It’s something that is duplicable in many settings and it’s an important service we offer to the community to ensure safer cycling.
For additional information on the program, check out this recent article in the Jackson Hole News Guide, School district approves funding for youngest bike riders.
Highlights impact of Strider Balance Bikes for individuals with special needs
Rapid City, SD (September 13, 2016) — South Dakota Governor Dennis Daugaard recognized Strider Sports Int’l., Inc. with the Distinguished Service Award for its contributions to the rehabilitation and employment of South Dakotans with disabilities at the 2016 Governor’s Awards today.
Since its inception in 2007, Strider Sports International Inc. has donated over $600,000 which includes cash and bikes to organizations that benefit children and adults, including individuals with disabilities. The Strider Bike line-up includes the 12” model for younger riders and the 16” and 20” models, developed in the last couple of years for older children and adults with balance and coordination challenges, such as Down syndrome and autism. Research in 2015 showed that riding a Strider Bike helped children with Autism Spectrum Disorder (ASD).
“Strider Sports Int’l has done amazing things for our program at Rapid City Central High School,” said Amy Heuston, a Special Education teacher who submitted a letter of reference for the award application. “They not only have given us thousands of dollars in bikes and helmets, but have given their time and love to our students with severe/profound disabilities. Strider Bikes have made ENORMOUS impacts with many of our students, and in many skill areas.”
Heuston uses 13 Strider Bikes in her classroom and has seen benefits in PT, OT, Speech, Behavioral and Social, as noted in 5 Areas of Impact Strider Bikes Have with My Special Education Students.
Physical therapists such as Kim Burke, PT, MPT, of Lifescape, use Strider Bikes, “to empower children and adults with disabilities to lead fulfilling lives,” as she wrote in her letter of reference. “Strider Bikes have been a great tool that continues to challenge balance, strength, endurance, motor planning, etc., in a fun and functional way.”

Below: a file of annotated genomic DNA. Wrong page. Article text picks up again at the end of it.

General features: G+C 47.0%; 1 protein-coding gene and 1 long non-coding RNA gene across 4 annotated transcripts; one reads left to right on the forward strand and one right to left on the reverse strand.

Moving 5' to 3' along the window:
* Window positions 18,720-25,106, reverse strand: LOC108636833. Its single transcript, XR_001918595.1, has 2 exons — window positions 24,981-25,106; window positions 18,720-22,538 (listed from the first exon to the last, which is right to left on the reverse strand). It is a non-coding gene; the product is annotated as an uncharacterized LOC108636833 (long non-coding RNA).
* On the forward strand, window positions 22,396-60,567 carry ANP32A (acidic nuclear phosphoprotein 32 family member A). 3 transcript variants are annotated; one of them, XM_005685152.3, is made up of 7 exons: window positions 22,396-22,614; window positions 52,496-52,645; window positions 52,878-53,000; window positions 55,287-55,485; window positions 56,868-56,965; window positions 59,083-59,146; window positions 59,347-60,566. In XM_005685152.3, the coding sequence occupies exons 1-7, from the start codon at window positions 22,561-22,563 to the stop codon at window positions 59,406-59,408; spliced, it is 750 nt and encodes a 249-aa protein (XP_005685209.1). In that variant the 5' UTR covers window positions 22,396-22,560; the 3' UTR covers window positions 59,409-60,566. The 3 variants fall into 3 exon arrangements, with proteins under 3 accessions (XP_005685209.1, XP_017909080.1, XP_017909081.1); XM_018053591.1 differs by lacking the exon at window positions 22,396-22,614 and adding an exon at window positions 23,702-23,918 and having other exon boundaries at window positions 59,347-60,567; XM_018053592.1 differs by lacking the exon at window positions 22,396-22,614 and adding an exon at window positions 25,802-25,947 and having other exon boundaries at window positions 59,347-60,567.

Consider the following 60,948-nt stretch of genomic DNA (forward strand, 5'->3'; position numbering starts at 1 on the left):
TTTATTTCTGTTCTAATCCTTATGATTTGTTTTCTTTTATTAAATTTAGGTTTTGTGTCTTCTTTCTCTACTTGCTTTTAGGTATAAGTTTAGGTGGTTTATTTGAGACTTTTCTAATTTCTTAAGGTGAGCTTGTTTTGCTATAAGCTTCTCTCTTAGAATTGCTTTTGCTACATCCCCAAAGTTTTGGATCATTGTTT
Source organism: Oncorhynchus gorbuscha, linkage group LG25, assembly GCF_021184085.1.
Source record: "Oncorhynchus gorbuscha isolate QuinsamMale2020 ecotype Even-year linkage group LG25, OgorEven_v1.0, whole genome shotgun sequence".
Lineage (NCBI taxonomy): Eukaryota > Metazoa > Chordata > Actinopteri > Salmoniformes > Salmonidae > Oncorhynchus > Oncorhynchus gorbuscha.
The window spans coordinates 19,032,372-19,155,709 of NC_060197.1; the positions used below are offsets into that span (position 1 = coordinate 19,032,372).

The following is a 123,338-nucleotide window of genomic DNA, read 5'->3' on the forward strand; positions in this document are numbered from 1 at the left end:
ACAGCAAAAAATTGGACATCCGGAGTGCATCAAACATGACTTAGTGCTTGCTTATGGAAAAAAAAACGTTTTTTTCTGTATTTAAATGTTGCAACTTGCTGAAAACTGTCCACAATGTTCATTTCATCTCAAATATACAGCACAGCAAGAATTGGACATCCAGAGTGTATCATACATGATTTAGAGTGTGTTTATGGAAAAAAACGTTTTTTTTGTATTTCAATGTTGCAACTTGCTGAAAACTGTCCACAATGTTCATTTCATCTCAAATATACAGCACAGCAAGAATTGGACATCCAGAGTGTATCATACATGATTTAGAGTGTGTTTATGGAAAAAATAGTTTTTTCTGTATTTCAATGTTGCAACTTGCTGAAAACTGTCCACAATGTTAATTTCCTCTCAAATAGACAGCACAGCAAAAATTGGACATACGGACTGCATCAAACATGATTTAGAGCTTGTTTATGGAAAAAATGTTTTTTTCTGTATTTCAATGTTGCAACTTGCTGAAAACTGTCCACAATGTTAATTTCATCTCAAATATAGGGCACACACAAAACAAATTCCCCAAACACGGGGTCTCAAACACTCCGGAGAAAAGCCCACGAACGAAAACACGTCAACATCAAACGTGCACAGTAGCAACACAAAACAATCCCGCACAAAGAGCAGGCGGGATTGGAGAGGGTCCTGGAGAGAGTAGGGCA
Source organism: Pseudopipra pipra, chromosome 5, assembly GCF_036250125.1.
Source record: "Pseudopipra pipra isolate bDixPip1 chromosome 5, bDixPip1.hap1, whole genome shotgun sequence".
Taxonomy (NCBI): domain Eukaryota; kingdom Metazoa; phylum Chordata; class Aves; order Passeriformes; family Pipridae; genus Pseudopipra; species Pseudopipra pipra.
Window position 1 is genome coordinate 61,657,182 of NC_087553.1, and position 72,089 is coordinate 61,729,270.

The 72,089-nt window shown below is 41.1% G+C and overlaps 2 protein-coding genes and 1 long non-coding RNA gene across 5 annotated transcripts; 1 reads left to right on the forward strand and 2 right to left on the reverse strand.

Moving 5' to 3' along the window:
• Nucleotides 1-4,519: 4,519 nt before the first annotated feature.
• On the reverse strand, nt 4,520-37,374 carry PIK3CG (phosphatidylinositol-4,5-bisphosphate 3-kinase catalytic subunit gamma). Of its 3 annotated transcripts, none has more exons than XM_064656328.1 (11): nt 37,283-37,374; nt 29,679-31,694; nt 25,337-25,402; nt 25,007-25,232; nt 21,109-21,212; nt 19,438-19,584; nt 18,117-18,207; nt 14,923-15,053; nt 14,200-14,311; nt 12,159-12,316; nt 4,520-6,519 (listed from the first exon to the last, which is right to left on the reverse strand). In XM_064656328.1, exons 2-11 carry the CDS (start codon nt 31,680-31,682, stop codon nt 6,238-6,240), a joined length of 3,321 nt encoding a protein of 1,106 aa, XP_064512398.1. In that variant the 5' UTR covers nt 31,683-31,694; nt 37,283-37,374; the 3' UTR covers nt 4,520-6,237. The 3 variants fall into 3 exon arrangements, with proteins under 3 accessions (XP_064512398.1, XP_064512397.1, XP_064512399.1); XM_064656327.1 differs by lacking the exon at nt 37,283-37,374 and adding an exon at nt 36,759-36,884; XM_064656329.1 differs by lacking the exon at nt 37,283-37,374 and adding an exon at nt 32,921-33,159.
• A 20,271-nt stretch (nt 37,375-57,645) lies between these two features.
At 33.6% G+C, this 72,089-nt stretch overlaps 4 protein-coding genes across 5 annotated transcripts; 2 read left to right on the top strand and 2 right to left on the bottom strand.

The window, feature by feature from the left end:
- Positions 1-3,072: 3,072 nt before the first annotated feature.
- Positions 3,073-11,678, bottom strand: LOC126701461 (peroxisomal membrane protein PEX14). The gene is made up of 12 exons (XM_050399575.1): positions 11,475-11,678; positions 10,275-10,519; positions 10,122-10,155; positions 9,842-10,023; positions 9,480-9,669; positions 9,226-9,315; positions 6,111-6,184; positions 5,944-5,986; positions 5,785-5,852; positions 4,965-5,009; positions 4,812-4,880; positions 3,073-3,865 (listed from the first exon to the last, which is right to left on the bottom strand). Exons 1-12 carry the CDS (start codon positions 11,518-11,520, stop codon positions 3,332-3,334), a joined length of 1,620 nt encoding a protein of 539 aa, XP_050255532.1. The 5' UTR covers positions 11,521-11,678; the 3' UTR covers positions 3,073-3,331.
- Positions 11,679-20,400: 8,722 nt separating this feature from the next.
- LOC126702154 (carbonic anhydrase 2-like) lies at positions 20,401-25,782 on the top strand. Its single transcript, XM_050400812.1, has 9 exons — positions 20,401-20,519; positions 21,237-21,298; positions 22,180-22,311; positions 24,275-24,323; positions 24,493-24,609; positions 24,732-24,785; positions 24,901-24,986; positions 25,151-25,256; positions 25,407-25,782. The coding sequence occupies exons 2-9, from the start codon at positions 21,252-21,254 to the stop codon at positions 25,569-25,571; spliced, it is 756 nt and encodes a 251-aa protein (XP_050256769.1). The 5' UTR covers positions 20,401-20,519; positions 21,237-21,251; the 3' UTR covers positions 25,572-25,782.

Many people with special needs never learn to ride a two-wheeled bike because of challenges with balance and coordination. Strider has worked with several organizations to change that, such as the Special Olympics Young Athletes Program. Starting in 2015, the Strider Cup Racing Series included Special Needs Races for individuals of all ages and abilities.
The Governor’s Awards ceremony is co-sponsored by the Boards of Vocational Rehabilitation, Service to the Blind and Visually Impaired, the Statewide Independent Living Council and the Department of Human Services.
August was yet another month full of amazing Strider Calendar Contest Entries! Below are the top 3 photos as voted on by the staff at Strider HQ. You can check out all the entries on our Flickr page.
If you were one of the top 3 selected for August you will receive an email with your gift certificate information.
Don't forget to keep snapping and capturing the cute, intense, and fun moments for your September entries!
1st Place - Rocky Mountain Ride
2nd Place - Strider Graduate
3rd Place - Swimming With Strider
Rapid City, SD (August 17, 2016) — Strider Sports Int’l., Inc., the world’s premier manufacturer and marketer of children’s no-pedal balance bikes, has identified an even younger group of potential bike riders – toddlers, ages 12-24 months, just learning to stand and walk.
According to Strider Founder and Chief Enthusiast, Ryan McFarland, “a baby who rocks becomes a toddler who rides! We all know babies enjoy rocking horses when they are small. The problem is that no child ever gets to unhitch the horse and ride off into the sunset. With the Strider Bike and Rocking Base system, babies as young as 12 months can safely rock and play on the bike when first introduced, then graduate to the true freedom that the Strider bike offers as they ride away some months later.”
This new product easily attaches to any 12-inch Strider Balance Bike and allows the youngest member of the family to play with, rock, and ride a Strider Bike on a safe and stable base until they are old enough to ride the bike – which is typically around 18 months. The Rocking Base is made of all-weather, durable black plastic and includes all tools necessary to attach to a bike. Maximum rider weight for the rocking base is 40 pounds. The Strider Rocking Base is available for order immediately, retails for $79.99, and does not include a Strider bike.